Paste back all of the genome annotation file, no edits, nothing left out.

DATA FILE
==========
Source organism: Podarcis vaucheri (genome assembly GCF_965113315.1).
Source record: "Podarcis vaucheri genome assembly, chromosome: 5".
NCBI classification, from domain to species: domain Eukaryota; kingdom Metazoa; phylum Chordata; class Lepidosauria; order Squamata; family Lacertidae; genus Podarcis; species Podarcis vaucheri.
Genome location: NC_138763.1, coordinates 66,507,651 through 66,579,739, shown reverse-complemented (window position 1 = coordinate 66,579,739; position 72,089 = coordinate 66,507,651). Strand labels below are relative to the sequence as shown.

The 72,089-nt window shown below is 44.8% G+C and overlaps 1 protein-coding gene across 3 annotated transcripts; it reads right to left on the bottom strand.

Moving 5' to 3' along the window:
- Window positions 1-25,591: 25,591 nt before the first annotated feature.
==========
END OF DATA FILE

Source organism: Podarcis vaucheri (genome assembly GCF_965113315.1).
Source record: "Podarcis vaucheri genome assembly, chromosome: 5".
NCBI classification, from domain to species: domain Eukaryota; kingdom Metazoa; phylum Chordata; class Lepidosauria; order Squamata; family Lacertidae; genus Podarcis; species Podarcis vaucheri.
Genome location: NC_138763.1, coordinates 66,507,651 through 66,579,739, shown reverse-complemented (window position 1 = coordinate 66,579,739; position 72,089 = coordinate 66,507,651). Strand labels below are relative to the sequence as shown.

The 72,089-nt window shown below is 44.8% G+C and overlaps 1 protein-coding gene across 3 annotated transcripts; it reads right to left on the bottom strand.

Moving 5' to 3' along the window:
- Window positions 1-25,591: 25,591 nt before the first annotated feature.